Tolstoy tells us happy families are all alike. Raymond Chandler’s prescription for a good story includes a man with a gun. And writing teachers everywhere will tell you that conflict is the essential ingredient of plot.
But does that mean good writing has to be depressing and difficult?
Literature shelves are predictably packed with dysfunctional families, suicides, murders and anxiety. But surely it doesn’t have to be that way. Where’s the laughter, the levity and the light side of life in the pages of our books?
Celebrations of beloved books and characters are often dominated by the doomed Anna Karenina, cursed Cathy and Heathcliff, and other characters who seriously suffer. But we should equally celebrate unlikely romantic hero Don Tillman, unlucky (but laugh-a-minute) Candide, and other fictional characters who you don’t need to recover from after reading.
Chris Flynn chats to Toni Jordan, Debra Oswald and Shane Maloney about how and why good writing can (and even should) make us smile.
Chris Flynn is the author of The Glass Kingdom and A Tiger in Eden, which was shortlisted for the Commonwealth Book Prize. His fiction and non-fiction have appeared in the Age, the Australian, Griffith Review, Meanjin, Australian Book Review, the Saturday Paper, Smith Journal, the Big Issue, Monster Children and many other publications. He has conducted interviews for the Paris Review and is a regular presenter at literary festivals across Australia. Chris lives on Phillip Island, next to a penguin sanctuary.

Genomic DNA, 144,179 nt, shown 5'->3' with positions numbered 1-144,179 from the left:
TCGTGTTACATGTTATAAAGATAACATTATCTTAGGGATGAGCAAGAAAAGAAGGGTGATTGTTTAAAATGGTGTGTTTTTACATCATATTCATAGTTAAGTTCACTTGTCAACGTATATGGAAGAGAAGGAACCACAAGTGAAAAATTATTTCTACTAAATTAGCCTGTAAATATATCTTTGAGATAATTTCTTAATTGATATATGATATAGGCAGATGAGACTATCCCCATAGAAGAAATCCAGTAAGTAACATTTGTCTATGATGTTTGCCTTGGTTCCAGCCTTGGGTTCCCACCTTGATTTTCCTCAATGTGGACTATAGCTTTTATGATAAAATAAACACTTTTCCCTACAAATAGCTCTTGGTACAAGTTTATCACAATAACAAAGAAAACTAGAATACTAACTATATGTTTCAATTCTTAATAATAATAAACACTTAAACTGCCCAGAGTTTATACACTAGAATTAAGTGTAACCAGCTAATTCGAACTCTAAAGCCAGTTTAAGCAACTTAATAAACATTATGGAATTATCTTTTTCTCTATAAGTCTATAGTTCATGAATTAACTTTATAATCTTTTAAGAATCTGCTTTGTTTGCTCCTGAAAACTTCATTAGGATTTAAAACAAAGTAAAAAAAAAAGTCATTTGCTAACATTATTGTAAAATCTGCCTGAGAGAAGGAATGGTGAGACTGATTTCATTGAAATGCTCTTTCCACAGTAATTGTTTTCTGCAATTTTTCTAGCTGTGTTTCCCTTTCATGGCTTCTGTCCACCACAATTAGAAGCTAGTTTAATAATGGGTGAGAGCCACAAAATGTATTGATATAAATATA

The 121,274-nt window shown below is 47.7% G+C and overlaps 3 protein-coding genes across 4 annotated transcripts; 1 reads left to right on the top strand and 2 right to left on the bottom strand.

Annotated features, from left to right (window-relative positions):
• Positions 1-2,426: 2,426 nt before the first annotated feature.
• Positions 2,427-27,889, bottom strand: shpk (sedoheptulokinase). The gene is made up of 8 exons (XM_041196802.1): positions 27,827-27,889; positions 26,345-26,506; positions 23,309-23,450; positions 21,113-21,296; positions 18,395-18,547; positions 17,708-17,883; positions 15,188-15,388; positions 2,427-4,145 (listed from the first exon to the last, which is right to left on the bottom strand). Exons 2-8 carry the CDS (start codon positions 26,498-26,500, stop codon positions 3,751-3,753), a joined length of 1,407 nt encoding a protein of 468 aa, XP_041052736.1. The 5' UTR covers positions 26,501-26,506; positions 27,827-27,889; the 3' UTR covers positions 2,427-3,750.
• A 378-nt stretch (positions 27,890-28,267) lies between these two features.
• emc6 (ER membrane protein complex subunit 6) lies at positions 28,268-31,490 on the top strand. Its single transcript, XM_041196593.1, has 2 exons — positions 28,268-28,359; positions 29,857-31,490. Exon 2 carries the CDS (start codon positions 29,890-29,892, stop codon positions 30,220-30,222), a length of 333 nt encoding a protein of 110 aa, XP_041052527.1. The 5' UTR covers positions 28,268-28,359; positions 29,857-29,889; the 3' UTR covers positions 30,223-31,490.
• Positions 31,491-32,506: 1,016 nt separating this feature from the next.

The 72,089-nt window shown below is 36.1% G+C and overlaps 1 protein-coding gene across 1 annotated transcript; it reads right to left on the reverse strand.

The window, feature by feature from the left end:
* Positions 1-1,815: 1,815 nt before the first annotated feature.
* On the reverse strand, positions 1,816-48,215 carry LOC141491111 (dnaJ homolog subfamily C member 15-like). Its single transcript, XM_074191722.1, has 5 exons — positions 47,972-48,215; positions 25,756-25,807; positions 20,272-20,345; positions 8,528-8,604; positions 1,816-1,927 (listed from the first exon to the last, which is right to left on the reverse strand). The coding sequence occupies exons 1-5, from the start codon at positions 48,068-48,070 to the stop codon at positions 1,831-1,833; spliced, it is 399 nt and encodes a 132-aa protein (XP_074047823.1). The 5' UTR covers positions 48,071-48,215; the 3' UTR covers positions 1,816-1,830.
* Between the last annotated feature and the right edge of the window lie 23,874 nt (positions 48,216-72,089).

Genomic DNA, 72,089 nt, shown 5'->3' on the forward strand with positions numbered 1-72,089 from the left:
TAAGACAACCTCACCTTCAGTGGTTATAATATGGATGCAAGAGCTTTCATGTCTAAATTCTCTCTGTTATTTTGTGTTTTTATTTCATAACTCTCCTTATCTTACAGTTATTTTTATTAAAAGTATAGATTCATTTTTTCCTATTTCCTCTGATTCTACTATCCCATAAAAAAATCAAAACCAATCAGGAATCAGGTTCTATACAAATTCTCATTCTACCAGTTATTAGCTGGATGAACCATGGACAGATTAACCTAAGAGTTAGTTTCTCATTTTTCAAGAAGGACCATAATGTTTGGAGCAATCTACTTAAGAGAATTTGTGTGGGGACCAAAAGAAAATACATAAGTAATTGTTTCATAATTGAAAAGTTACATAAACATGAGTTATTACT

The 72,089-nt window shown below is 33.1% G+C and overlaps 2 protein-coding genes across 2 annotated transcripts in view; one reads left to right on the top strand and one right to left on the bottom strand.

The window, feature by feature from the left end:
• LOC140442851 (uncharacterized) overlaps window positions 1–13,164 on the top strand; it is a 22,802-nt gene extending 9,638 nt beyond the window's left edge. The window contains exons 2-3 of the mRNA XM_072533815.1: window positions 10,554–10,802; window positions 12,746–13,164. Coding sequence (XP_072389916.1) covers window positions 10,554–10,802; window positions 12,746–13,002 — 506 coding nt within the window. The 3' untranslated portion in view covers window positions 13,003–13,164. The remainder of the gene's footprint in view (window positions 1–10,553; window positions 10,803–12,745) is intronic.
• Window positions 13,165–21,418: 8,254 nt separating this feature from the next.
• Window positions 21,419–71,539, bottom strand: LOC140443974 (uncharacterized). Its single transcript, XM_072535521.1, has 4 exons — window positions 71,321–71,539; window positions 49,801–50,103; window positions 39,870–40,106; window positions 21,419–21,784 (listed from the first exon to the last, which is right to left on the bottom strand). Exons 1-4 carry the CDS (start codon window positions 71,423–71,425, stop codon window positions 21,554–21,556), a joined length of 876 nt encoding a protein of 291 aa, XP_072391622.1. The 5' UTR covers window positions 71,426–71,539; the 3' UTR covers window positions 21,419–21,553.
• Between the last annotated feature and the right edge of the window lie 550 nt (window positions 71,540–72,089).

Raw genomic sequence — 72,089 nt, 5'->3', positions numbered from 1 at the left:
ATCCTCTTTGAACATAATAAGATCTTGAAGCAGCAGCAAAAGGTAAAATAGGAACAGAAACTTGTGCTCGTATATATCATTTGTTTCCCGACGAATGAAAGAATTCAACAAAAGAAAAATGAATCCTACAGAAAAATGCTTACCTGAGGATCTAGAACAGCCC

Toni Jordan is the author of four novels. The international bestseller Addition (2008) was a Richard and Judy Book Club pick, and was longlisted for the Miles Franklin award. Fall Girl (2010) was published internationally and has been optioned for film, while Nine Days (2012) was awarded Best Fiction at the 2012 Indie Awards, shortlisted for the ABIA Best General Fiction award and named in Kirkus Review’s Top 10 Historical Novels of 2013. Her latest novel is Our Tiny, Useless Hearts (2016). Toni has been published widely in newspapers and magazines.
Born in Hamilton in western Victoria in 1953, Shane Maloney is one of Australia’s most popular novelists. His award-winning and much-loved Murray Whelan series – Stiff, The Brush-Off, Nice Try, The Big Ask, Something Fishy and Sucked In – has been published around the world.
In 1996, The Brush-Off won the Ned Kelly Prize for Crime Fiction. In 2004, Stiff and The Brush-Off were made into telemovies starring David Wenham as Murray Whelan. In 2009, Shane Maloney was presented with the Crime Writers’ Association of Australia Lifetime Achievement Award.
Debra Oswald is a two-time winner of the NSW Premier’s Literary Award and the creator of the TV series Offspring. Her stage plays include Gary’s House, Mr Bailey’s Minder and Dags. She has written TV scripts, nine children’s books and three adult novels. Her new novel is The Family Doctor.